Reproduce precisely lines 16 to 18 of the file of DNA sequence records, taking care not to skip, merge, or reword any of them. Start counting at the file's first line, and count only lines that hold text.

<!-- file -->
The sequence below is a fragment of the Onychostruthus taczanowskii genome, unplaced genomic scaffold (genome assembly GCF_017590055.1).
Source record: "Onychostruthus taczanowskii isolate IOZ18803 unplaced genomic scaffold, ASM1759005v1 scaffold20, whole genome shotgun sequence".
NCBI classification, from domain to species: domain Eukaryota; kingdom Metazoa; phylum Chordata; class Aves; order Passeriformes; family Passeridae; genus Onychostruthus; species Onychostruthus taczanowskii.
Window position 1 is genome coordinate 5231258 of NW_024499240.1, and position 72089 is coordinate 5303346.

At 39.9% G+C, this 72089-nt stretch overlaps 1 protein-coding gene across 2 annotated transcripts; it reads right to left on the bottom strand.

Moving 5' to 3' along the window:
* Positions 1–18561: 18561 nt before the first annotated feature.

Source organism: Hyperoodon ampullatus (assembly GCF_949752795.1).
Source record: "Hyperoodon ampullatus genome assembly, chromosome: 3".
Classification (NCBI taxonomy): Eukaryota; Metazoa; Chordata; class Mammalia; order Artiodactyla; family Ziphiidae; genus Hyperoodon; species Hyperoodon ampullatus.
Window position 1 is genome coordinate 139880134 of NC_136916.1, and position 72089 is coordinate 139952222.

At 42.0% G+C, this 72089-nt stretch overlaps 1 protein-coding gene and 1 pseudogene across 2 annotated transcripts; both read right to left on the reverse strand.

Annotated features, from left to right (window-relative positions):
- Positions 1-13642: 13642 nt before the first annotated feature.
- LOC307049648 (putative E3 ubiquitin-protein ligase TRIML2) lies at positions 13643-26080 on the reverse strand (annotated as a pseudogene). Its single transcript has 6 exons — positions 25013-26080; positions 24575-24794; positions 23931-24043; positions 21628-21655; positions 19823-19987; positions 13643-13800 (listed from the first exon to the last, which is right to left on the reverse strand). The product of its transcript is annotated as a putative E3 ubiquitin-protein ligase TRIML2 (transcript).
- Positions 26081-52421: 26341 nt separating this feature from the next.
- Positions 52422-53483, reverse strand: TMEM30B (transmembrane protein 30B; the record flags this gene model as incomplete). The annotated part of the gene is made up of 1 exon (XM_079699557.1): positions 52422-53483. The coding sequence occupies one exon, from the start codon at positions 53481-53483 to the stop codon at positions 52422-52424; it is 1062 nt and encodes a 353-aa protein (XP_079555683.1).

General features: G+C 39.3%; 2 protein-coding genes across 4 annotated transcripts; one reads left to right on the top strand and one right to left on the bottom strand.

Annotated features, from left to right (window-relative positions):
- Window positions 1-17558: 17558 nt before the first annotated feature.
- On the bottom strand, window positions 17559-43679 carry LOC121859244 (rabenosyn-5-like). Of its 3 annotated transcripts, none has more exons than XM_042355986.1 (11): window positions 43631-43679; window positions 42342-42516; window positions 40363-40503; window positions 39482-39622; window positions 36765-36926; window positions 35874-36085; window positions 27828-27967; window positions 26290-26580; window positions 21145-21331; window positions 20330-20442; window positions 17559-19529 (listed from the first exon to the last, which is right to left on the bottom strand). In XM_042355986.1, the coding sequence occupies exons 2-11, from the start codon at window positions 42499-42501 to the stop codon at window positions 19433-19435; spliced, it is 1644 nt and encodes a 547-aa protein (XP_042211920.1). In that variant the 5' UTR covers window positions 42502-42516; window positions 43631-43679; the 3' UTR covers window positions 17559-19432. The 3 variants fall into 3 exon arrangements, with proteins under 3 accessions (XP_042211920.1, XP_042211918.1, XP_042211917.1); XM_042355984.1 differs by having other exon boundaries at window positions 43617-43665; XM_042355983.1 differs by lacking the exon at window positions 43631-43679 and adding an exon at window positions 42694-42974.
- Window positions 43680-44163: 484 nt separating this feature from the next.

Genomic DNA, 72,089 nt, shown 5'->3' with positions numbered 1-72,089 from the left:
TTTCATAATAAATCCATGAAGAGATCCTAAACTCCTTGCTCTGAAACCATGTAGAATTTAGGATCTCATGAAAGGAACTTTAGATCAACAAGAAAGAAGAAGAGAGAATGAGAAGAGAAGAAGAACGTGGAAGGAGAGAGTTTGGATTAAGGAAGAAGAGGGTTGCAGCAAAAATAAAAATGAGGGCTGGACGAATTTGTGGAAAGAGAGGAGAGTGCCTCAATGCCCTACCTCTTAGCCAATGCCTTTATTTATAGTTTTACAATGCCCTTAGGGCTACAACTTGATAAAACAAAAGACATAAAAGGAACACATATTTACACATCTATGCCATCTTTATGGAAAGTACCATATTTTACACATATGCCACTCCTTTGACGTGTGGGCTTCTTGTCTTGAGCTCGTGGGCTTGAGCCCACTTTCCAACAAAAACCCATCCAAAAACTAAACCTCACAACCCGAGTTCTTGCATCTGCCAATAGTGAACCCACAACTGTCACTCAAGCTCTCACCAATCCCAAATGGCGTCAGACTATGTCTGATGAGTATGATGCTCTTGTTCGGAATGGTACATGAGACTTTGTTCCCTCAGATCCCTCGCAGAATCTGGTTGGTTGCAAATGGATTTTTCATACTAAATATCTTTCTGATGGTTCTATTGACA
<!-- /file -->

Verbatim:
- Positions 26081-52421: 26341 nt separating this feature from the next.
- Positions 52422-53483, reverse strand: TMEM30B (transmembrane protein 30B; the record flags this gene model as incomplete). The annotated part of the gene is made up of 1 exon (XM_079699557.1): positions 52422-53483. The coding sequence occupies one exon, from the start codon at positions 53481-53483 to the stop codon at positions 52422-52424; it is 1062 nt and encodes a 353-aa protein (XP_079555683.1).

General features: G+C 39.3%; 2 protein-coding genes across 4 annotated transcripts; one reads left to right on the top strand and one right to left on the bottom strand.